Nepal Beehive Fences
Nepal has a long and rich history with its elephants mainly for religious purposes. Although most of the Asian elephants found here are domesticated some are wild and roam free. As with many other countries, unstable weather events and expanding human settlement have placed wildlife and humans at odds.
However, our beehive fences are making a positive impact in Nepal. Here they are being used to reduce human-elephant conflict as well as provide an alternative source of income for some of the communities affected through the harvesting of elephant-friendly honey.
The Nepal team is currently led by Roshan Kumar Thakur, a research officer at the Health and Environmental Management Society (HEMS) Nepal. He came to our Elephants and Bees Research Center for a month in 2017 and was trained on beehive fencing and beekeeping. With funding from the Rufford Small Grants for Nature Conservation and in partnership with Nepal Biodiversity Research and Conservation Center, the beehive fence project has been implemented in Ganesh Tole of Nijgadh Municipality of Bara district in Central Nepal. This area is frequently visited by elephants from Parsa National Park and has been a hotspot of human-elephant conflict. It was identified as the most suitable area to pilot the project from a previous geospatial study by Roshan Kumar Thaku.
The beehive fences have been installed in two places so far: one encompassing a farmer’s house and another surrounding the farmlands with an area of about 1.5 hectares, both being very prone to elephant raids annually.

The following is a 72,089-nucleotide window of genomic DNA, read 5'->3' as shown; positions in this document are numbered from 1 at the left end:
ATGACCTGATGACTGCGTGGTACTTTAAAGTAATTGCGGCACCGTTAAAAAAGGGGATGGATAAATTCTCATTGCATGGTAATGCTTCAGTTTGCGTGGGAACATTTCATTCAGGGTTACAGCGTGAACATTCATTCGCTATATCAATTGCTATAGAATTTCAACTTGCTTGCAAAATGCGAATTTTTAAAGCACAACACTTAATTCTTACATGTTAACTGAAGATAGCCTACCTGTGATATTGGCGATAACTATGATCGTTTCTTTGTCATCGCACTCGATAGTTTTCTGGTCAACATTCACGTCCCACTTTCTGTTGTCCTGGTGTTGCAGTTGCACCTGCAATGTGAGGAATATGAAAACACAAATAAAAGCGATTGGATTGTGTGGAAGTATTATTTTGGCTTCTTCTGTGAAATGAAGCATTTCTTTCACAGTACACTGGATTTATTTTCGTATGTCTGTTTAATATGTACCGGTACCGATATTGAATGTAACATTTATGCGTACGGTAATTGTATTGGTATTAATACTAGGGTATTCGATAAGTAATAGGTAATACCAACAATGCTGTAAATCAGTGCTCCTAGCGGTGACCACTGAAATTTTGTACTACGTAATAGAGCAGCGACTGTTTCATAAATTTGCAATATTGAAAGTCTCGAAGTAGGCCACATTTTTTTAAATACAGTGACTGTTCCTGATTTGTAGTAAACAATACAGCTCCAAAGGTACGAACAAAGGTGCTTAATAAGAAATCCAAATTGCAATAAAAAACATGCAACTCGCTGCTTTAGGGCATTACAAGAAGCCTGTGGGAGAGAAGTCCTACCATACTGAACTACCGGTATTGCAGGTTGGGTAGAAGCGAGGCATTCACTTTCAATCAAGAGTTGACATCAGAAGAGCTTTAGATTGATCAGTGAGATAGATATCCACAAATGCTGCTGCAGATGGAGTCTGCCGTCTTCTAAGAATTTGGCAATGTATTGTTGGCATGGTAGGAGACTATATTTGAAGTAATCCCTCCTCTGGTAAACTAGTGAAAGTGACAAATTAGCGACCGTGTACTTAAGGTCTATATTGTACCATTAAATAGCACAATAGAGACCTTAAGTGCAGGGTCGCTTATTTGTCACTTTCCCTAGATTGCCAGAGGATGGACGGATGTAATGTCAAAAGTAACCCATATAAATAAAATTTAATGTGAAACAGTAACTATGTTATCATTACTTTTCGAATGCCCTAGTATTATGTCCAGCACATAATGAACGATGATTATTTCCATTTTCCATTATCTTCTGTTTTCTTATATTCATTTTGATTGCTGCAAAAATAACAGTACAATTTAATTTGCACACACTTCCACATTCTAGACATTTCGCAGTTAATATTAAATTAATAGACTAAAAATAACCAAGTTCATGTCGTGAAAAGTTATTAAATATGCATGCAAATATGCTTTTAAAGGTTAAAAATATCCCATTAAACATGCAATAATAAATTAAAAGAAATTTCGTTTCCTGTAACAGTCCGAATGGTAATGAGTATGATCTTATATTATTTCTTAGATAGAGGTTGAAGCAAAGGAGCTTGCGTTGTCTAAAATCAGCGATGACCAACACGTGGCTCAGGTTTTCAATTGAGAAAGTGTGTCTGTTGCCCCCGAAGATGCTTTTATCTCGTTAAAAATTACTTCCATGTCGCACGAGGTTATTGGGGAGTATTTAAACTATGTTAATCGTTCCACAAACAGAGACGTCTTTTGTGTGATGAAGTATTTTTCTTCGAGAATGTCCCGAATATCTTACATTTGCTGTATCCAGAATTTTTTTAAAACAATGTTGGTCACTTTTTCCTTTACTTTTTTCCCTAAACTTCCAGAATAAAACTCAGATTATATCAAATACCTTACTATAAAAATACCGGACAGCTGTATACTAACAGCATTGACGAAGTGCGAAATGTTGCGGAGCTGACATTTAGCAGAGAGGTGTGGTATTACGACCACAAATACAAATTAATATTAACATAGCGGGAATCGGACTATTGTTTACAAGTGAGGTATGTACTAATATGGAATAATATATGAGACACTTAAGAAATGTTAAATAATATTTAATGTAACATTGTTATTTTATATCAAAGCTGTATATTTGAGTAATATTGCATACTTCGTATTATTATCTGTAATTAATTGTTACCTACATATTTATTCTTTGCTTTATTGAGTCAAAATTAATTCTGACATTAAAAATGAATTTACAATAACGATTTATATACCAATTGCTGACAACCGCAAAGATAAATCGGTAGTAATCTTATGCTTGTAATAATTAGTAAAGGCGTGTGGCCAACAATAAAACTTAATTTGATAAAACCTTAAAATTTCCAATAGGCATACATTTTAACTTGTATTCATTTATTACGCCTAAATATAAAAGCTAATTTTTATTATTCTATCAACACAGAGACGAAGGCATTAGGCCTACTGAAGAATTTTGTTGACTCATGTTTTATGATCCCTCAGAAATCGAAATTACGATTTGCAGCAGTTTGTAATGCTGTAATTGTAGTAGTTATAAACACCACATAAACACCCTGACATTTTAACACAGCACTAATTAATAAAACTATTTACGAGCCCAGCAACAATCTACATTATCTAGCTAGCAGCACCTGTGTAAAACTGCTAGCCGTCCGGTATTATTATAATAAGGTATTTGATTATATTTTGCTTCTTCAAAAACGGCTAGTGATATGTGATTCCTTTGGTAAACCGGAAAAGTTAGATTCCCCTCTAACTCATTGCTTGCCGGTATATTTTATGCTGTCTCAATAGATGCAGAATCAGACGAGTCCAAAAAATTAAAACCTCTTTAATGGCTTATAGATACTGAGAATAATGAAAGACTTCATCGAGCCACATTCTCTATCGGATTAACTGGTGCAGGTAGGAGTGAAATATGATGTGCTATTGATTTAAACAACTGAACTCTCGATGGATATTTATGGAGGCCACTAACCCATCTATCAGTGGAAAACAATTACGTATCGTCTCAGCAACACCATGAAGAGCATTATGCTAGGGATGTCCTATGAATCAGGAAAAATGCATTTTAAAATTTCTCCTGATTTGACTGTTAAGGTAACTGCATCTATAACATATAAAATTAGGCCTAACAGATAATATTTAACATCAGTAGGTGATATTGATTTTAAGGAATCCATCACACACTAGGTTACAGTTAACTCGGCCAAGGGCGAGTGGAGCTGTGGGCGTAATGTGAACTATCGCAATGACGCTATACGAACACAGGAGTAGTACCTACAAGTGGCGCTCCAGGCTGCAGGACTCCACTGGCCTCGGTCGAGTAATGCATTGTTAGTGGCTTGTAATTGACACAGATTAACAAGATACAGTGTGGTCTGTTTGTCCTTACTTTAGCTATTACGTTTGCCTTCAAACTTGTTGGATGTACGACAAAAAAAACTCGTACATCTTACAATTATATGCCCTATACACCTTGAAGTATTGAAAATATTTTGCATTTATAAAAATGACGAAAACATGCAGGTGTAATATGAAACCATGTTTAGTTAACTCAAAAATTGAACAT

The team first had a preliminary meeting with the farmers to show how the concept of beehive fencing worked. They conducted beekeeping training to the concerned farmers and then helped them to build the beehive fences. The farmers were also made familiar with other benefits of beekeeping. From the fifteen hives making up the beehive fence installed at the farm, the farmers have been able to harvest honey twice so far, collecting 45kgs of honey per harvest! The elephant-friendly honey was sold in the local market providing added income for the farmers.
The beehive fence, as an elephant deterrent to protect homes and farms, has had a positive result in Nepal. Out of two raids after the installation of the beehive fence, elephants were unsuccessful at entering the farms and accessing the home, where sacks of rice were previously raided. The community experienced regular crop raids in previous years but found hope in this eco-deterrent which was easily accepted with a great response.